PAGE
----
Prudence and Person-Stages

Download Edit this record How to cite View on PhilPapers
Abstract
Persons care about their future selves. They reason about their future selves’ interests; they plan for their future selves’ happiness and they worry about their future selves’ suffering. This paper is interested in the interplay between diachronic prudential reason and certain accounts of the metaphysics of personal identity that fall under the broad umbrella ‘conventionalist’. Some conventionalists conclude that under certain conditions there are intractable decisions for there is no fact of the matter regarding whether a person-stage ought (prudentially) to ϕ. This paper will suggest otherwise. These decisions are not intractable if we allow that it is sometimes rational for a person-stage to discount the utility of certain future person-stages. The paper then goes on to explore an alternative position that conventionalists might occupy which does not involve any such discounting: prudential relativism. According to prudential relativism it is impossible to offer a single, correct, answer to the question: should person-stage, P, ϕ at t? For according to prudential relativism there is no stage-independent stance from which to evaluate whether a person-stage ought to ϕ. Yet it is not, for all that, intractable, from P’s perspective, whether or not to ϕ.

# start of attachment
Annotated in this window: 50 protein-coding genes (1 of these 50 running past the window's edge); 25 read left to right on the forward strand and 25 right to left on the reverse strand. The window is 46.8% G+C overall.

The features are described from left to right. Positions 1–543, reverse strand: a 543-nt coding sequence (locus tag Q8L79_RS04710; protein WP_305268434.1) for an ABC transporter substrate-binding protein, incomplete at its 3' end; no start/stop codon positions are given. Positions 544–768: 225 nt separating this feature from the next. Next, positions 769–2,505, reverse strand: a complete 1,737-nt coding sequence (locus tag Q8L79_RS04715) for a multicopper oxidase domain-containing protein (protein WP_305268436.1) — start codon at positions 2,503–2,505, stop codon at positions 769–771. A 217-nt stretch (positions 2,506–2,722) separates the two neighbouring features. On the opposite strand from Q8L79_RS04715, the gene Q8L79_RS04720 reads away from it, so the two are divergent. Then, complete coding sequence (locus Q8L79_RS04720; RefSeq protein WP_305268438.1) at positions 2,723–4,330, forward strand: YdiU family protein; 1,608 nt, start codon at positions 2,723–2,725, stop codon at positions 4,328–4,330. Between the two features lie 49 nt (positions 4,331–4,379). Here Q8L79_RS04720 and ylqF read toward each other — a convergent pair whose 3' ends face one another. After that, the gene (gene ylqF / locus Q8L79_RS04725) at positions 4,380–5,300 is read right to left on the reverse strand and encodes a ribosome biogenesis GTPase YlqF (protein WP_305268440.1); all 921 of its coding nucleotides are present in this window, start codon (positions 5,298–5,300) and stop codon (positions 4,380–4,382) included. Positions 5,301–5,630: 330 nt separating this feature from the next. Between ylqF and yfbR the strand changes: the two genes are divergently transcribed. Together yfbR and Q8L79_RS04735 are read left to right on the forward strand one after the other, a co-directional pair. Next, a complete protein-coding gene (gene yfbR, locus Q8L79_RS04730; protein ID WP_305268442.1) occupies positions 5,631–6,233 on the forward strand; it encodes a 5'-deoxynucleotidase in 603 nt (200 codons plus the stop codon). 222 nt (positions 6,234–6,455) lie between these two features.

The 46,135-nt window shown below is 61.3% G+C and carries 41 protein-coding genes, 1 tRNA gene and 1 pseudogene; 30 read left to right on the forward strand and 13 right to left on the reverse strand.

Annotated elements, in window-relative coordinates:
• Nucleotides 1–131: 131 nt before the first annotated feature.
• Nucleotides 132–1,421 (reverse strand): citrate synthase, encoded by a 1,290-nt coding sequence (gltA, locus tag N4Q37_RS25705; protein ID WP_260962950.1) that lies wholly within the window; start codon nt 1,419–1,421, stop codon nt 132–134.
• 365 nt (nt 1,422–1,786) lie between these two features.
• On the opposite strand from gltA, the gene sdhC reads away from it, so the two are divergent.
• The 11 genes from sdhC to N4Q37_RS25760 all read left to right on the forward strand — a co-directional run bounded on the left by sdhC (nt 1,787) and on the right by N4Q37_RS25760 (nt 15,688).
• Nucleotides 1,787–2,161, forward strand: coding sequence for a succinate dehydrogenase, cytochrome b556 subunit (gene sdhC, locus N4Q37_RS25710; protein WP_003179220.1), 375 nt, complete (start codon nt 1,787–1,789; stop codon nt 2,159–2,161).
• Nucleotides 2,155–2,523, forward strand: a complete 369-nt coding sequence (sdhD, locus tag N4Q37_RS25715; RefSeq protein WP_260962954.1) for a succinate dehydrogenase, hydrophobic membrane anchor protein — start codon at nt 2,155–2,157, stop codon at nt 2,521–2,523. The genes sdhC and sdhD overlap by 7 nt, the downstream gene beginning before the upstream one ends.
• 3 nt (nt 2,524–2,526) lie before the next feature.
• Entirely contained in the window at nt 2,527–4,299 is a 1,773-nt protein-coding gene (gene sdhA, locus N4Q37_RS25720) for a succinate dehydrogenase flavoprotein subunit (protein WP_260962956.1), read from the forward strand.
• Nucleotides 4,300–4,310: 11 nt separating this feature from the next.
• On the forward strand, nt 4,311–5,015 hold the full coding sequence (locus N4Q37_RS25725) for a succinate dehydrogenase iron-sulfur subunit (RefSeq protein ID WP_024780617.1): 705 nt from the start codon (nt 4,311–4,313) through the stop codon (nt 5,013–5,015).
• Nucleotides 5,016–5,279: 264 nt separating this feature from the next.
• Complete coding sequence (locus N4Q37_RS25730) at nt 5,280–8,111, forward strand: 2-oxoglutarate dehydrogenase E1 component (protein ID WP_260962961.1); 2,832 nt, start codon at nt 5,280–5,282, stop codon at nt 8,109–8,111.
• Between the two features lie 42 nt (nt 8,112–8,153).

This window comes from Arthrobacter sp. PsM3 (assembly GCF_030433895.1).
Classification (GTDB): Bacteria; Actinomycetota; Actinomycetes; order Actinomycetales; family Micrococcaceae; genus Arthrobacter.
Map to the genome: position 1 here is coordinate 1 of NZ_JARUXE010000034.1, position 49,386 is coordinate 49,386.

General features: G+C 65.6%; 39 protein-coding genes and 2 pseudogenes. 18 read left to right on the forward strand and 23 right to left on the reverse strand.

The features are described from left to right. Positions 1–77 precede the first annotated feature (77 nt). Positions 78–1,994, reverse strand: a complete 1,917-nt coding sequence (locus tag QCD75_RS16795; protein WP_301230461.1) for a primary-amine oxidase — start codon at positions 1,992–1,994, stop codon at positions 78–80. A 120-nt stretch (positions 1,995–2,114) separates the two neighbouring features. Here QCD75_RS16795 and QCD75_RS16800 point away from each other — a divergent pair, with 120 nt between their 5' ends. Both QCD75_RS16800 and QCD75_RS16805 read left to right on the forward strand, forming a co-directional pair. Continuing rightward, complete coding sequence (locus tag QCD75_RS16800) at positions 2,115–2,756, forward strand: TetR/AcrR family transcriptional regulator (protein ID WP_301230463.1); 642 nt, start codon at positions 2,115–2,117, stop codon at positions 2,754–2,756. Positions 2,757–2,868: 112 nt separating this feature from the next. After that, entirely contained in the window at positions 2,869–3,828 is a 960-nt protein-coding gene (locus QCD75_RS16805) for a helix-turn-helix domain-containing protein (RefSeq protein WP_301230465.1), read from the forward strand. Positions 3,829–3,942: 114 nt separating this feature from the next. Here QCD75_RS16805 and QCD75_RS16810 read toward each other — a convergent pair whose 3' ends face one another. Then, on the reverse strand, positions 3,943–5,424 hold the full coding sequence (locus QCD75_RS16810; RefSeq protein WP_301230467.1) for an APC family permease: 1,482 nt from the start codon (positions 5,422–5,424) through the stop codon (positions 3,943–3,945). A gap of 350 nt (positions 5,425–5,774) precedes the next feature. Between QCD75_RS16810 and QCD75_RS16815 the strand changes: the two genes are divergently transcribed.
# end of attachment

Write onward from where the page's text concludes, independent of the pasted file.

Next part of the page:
Keywords
No keywords specified (fix it)
PhilPapers/Archive ID
MILPAP-5
Revision history
Archival date: 2015-08-26
View upload history
References found in this work BETA
How Things Persist.Hawley, Katherine
Well-Being and Time.Velleman, J. David

View all 14 references / Add more references

Citations of this work BETA

No citations found.

Add more citations

Added to PP index
2013-10-18

Total views
82 ( #23,466 of 37,261 )

Recent downloads (6 months)
10 ( #26,414 of 37,261 )

How can I increase my downloads?

Monthly downloads since first upload
This graph includes both downloads from PhilArchive and clicks to external links.